Humboldt Redwoods State Park
published in the San Francisco Bay Guardian
Avenue of the Giants splits the redwood groves so dramatically
it seems Moses paved the road with a wave of his cane. I imagine
the Sinkyone Indians, who lived here for thousands of years,
hunting and gathering food from these forests. The groves
were so thick then you'd be lucky to travel a mile in a day.
Coastal redwoods are called Seqouia sempervirens
or "ever-living" for their ability to regenerate
and resist fire. The name is ironic. Under 10% of the old-growth
Seqouias seen by the Sinkyones remain, and even less of the
tribe, for that matter. Blame our homes. The Bay's first building
boom fueled the ravenous logging in Humboldt, helped by the
railroad's arrival in 1914.
My stop on the Avenue, a 31-mile section of old Highway 101,
is Humboldt Redwoods State Park. The redwoods in this 51,000-acre
park owe their lives to a group of prominent conservationalists
who had the concern and foresight to rescue them. In 1921,
the Save-the-Redwoods League purchased its first grove of
the fast-falling trees. The League deeded the grove to the
state a few years later, when California set up its park system.
Since then, the League has helped acquire more than 100 memorial
groves in the park.
I have come to Humboldt this April to celebrate my 26th spring
with these precious elders, some as old as 2,000 years. Thankfully,
a childhood friend drives me here, since it's pouring and
my campsite is ten miles from the Visitor's Center. Escaping
the rain, we browse the center's botannical books and elongated
postcards of the tall timbers, chatting with the staff. I've
also come to the woods to escape from words, yet I'm already
lured by local lore and plant names as irresistable as Coffeeberry
The redwoods themselves invite measure and metaphor; how else
to comprehend the tallest living things on Earth? Though their
cones are only the size of an olive, most redwoods are taller
than a football field is long. A hermit once built a three-story
home inside a hollow tree. The park's Dyerville Giant, which
fell in 1991, was over a million pounds and 360 feet tall
-- that's a 30-story building.
A park volunteer protests my plan to camp, hike and hitch
alone. Besides Humboldt's renown green bud, crystal meth apparently
plays into the local economy. Speed freaks and happy campers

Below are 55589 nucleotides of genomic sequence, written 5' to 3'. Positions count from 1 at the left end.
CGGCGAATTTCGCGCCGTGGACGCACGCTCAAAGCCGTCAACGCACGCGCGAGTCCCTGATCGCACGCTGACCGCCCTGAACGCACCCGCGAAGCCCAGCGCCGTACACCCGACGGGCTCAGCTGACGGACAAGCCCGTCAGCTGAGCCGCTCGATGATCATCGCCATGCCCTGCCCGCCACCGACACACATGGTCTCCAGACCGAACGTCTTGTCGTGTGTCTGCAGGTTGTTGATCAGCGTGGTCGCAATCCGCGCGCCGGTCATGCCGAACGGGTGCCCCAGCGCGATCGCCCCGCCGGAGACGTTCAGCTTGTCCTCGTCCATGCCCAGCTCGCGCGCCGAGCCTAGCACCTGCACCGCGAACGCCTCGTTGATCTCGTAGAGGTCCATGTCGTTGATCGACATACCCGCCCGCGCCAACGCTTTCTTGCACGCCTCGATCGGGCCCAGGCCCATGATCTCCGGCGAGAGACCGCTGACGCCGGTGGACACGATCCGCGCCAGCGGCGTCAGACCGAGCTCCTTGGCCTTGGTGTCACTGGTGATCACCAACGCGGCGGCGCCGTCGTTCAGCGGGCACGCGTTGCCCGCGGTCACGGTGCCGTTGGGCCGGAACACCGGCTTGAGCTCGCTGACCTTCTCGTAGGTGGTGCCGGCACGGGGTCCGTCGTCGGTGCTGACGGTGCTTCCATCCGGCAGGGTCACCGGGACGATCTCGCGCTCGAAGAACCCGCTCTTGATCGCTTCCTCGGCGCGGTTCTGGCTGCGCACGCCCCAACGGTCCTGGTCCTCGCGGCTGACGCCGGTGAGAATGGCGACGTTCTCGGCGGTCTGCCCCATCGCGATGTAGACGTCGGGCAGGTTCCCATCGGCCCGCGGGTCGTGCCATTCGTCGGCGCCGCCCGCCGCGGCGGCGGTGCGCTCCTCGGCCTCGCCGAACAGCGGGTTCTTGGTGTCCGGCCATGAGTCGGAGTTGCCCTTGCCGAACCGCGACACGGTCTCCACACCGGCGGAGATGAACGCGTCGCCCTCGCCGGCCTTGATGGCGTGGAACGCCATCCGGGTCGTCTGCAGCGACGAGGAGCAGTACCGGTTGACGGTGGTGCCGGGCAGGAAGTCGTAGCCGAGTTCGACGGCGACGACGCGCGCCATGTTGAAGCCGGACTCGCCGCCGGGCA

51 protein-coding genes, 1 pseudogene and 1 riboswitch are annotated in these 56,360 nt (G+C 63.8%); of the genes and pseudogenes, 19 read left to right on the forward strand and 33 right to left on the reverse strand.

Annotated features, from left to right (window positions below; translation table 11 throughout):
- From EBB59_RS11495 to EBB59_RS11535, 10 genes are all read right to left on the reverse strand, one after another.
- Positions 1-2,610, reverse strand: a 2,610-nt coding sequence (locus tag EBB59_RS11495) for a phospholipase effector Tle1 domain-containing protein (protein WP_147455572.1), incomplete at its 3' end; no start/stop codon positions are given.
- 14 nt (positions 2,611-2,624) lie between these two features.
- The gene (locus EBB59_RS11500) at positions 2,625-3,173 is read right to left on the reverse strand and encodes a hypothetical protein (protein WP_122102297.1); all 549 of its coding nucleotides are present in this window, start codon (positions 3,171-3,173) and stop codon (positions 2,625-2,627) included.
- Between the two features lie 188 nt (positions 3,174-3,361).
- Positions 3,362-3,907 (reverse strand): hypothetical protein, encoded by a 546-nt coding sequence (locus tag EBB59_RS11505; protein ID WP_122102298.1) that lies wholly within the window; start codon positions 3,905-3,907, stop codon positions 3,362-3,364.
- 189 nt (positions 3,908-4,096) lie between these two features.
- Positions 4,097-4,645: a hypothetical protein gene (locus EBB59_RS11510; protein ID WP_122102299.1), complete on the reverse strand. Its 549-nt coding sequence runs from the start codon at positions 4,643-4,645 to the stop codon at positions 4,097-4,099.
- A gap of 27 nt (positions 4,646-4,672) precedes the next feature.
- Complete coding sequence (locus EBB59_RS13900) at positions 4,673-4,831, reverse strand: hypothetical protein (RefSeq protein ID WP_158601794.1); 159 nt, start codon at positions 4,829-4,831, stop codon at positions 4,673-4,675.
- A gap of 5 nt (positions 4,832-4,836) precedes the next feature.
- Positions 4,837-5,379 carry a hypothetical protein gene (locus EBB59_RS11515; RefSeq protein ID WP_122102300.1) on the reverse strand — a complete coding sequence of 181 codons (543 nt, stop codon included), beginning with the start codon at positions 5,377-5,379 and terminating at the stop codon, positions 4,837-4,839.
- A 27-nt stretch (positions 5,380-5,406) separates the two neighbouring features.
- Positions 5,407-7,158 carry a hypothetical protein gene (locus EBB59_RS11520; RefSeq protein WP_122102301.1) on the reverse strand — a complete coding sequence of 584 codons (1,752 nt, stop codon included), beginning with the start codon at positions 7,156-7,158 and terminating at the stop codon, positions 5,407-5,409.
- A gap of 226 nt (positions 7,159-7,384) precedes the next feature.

don't mix. I assure him I got home safely from Everest, I'll
make it to Eureka's Greyhound okay. I don't disclose that
my daily food rations equal three PB&Js and a Power Bar.
"Just curious -- what would you do if you ran out of
food in the woods?" I ask the park's interpretive specialist.
"I'd suck on dirt, eat plant roots, " she offers,
"and stay away from mushrooms." I head to camp,
my tummy already rumbling.
A recipe for solitude: camp at one of the park's five environmental
sites, mid-week, pre-season. Easily accessible by road but
lacking facilities, these camps strike a balance between the
more developed, crowded campgrounds and the hike-in trail
camps. The environmental camps are right off of Mattole Road,
in the Bull Creek watershed. Bull Creek was added to the park's
acreage after the floods of 1955 and 1964 literally sent the
town up the creek, houses, livestock and all.
In the morning, I poke my head outside the tent. Rain-drop
jewels dangle from tree needles, capturing light. After a
marathon downpour, the redwood sees her shadow. Spring has
I ring in the season with a trek to 3379-foot Grasshopper
Peak. It's 14 miles round-trip on a trail as steep as California
Street and in mid-April, a half-foot of snow on its last mile.
Crowning the windy peak is an old fire lookout tower with
a grande finale of a view.
The park maintains more than 20 trails, many of which are
open to horses and bikes as well as hikers. One trail leads
to the homestead and grave of Addie Johnson, the "first
white woman to die in Bull Creek," as her tombstone reads.
Any trail puts you on the forest's magical stage, under smoky
spotlights nourishing ground-cover plants like trillium, sorrel
and sword fern.
Hikes having pacified the inner Aries, I can just be. I curl
up to the earth, eyes even with bugs and grass. Bluejays and
sunrays wake me up; bullfrogs and stars send me to bed. I
watch hawks soar above the wooden skyscrapers.
God sends gifts on my birthday: two trees shimmering with
hummingbirds and the roadside perfume of sage, fennel and
lemon balm. I recall the years that brought me here and remember
where they are taking me. Hungry and tick-bitten, I visit
a cemetery dedicated to Bull Creek's pioneers. Daffodils and
stone angels, elves and poodles adorn their cheerful graves:
gifts from living to dead.
Redwoods give life in death. A single tree, left to die naturally,
nurtures thousands of plants and animals. I never saw a more
beautiful garden than a toppled redwood. The tree's decay
coaxes ferns and wildflowers to rise from a blanket of moss,
its reincarnation complete.
Call the park at (707) 946-2263 or e-mail firstname.lastname@example.org.